A talk by Adi Da Samraj
December 13, 1996
ADI DA SAMRAJ: There’s no reason to suggest that the body-mind is only associated with a superficial process. The in-depth dimension of existence always exists. The sleep state is simply one that relaxes association with perceptual and conceptual experiencing and associations and functions. It’s no longer involved in memory, or identification of egoic self with the body or the body-mind location or relations. And even if you get up from sleep and go about and live and get attached and do all that for another day, every time you go back to sleep, you don’t have anything like that there again.
So all your troubles are in your attachment to, or illusions about, waking and dreaming. And you can struggle with all that and so forth. Basically, the wise have always chosen to economize that in order to maximize time spent set apart, sacred time, or otherwise, to intensify the in-depth process even in the midst of daily activity, as you imagine the bees might do, as compared to the lions, who lie about.
The lions set aside rest time, and have their in-depth perhaps more there, and are more, when active, in the short-term mode of handling business–the body turned on by glandular this, that, and every other thing, for the hunt, and survival purposes, and so forth. So it’s all done quick, and efficiently, and then they return to rest. So maybe the lions are less deep in their waking moments, but enter into their depth a lot of the time because they have so much of it left over.
And the bees, who have little leisure, it seems, are, in their depth, profound moment to moment. And they get prasad from the queen, whom they serve, at foot, even with their tongues, and she provides them with a nectar that keeps them all attuned, it seems, to the chemical integrity of the hive and its Contemplations beyond, or subtler, deeper, such that they don’t require outward-directedness when they fly from the hive. They are primarily in a kind of exalted condition in which to allow their bodies to do their functioning while they otherwise remain resonantly absorbed.
DEVOTEE: The lions do play, though, Beloved.
ADI DA SAMRAJ: Yes, right, of course. They do their time at that. But a lot of that playing is just practicing the moves, you know, and passing on the lore about how you can do the hunt, and whatnot. But then everybody scatters in some rest-position. And cats in general have the purring thing. They seem, while doing it, to be in an altered state of physical awareness.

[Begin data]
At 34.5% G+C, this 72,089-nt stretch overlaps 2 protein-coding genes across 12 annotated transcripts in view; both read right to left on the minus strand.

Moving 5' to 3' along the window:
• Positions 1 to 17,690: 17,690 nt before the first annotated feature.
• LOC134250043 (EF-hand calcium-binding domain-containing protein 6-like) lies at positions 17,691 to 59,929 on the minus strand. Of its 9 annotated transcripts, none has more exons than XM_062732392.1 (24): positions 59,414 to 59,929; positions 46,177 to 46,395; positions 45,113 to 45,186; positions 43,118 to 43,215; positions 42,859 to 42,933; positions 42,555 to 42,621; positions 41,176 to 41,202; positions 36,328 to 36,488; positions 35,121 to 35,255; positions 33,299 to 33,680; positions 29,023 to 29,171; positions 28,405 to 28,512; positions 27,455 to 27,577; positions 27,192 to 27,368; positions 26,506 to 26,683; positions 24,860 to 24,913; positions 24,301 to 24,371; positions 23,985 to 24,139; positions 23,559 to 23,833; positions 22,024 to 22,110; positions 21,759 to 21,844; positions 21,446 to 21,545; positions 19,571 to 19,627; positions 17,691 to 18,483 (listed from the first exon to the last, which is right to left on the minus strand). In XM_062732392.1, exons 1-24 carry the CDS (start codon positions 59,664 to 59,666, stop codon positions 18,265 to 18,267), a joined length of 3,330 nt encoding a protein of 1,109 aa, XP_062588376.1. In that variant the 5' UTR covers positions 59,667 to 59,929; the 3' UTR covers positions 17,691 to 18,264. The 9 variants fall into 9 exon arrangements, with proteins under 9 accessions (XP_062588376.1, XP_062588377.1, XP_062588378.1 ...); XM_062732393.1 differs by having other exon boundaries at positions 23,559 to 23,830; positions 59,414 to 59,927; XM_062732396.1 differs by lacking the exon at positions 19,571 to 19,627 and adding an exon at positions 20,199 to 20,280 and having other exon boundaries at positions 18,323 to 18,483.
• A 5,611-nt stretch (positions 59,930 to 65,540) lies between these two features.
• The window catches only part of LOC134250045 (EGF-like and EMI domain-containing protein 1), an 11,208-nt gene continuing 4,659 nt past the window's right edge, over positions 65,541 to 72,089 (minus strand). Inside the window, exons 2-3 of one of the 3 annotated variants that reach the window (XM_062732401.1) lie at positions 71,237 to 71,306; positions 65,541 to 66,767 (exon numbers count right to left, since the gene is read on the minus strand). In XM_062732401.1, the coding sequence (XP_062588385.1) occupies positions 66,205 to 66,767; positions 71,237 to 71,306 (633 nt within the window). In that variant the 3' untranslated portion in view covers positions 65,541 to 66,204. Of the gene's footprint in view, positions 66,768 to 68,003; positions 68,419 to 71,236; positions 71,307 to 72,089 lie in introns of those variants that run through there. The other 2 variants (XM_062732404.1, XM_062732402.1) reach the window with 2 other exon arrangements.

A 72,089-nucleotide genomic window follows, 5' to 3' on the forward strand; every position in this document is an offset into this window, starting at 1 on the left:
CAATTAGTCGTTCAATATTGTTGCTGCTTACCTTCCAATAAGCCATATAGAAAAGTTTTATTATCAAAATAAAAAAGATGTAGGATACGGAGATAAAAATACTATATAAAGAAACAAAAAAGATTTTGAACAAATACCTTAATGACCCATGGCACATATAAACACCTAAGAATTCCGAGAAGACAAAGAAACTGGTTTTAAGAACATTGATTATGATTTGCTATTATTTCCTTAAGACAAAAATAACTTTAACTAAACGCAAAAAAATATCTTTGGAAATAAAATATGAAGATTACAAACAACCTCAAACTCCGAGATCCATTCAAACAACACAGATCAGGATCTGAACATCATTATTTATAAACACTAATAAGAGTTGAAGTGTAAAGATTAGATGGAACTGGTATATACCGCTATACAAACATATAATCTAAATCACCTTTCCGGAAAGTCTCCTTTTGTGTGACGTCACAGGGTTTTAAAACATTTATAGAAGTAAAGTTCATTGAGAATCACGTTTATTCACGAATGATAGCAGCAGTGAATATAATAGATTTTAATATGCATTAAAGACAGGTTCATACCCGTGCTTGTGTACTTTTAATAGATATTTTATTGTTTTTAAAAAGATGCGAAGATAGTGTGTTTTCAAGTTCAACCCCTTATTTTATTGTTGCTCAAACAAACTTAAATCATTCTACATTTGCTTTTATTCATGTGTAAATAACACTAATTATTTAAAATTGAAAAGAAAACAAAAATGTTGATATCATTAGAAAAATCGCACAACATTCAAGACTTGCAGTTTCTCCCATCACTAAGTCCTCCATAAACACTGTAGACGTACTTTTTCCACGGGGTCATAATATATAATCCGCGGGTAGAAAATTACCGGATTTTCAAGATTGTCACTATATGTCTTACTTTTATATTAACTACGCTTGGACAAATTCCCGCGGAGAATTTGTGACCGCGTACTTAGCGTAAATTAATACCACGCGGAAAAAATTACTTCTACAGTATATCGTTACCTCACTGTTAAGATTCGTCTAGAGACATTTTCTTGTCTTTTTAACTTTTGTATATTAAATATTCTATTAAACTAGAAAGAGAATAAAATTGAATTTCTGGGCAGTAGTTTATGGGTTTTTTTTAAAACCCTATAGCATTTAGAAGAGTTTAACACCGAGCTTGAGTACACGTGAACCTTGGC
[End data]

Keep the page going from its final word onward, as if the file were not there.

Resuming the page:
Did you ever look at one of those pictures, also videos now, where you look at them a certain way and all of a sudden you see a 3-D image?
ADI DA SAMRAJ: Getting to purr is something like that. Generally, a human being would find it difficult to find such a mechanism working in themselves physically. But what it feels like is the shift that would have to occur in your whole relationship to the physical, and so on—just as a shift has to occur in order to purr, just as a shift has to occur to see one of those 3-D images in that just-seems-like-a-smear-of-pattern in those pictures I just described.
But when they are purring, cats are not just in the ordinary sense physically aware. Just to be able to get to purr, they have to be in that other dimensional way of relating to the physical, where they’re peripherally associated with it. In fact, that is the way that vibration of the purr occurs. You can feel how they feel themselves as energy, and they basically feel the physical is transparent to that. At the level of energy, you can feel and even see right through the physical. They are meditating on that, knowing that, with each moment of that purring. That’s how they are aware of the physical when that’s occurring.
They’re not afraid, in the slightest. And yet, if provoked by anything, instantly the cat can respond, even from that purring state. Zap!—they can deal with an environmental intrusion of some kind.
Having that quickness, they can afford to get into this deep state. More tamasic animals have to be sort of semi-awake all the time. They have to see something coming for a long time just to get around to maybe doing something about it. If you haven’t seen the chameleons down here in Fear-No-More Zoo, you ought to go and check them out, in terms of their extraordinary non-quickness, generally speaking. But the cats have the gift of being able to purr, because they can respond suddenly. Human responses are quick, but not as quick.
Cats Contemplate, meditate, inherently. It is structurally determined, even. Disturbed cats don’t purr. Jostle a cat physically, require physical attention from a cat, they stop purring. They can’t purr and be physically active in the ordinary sense other than in the act of purring.
Women, when they’re in sexual occasion, often ask their partner “not to stop”, or “keep on doing that” (whatever it is). Are women doing something like purring when they’re having sex? Sexing for women puts them into a physical condition, or a mode of being related to the physical that’s something like you might imagine the cat is in when it’s purring. It’s non-ordinary physical awareness, isn’t it?
WOMEN DEVOTEES: Yes, non-ordinary.
ADI DA SAMRAJ: Orgasm, or deep sexing. Right? So it involves a change of relationship, even, to the physical. Not a philosophical change, not one you account for mentally, but nonetheless one that you become moved to repeat, just as you are moved to go to sleep at night once you’ve realized there’s nothing dangerous about it—in fact, that it’s a pleasure.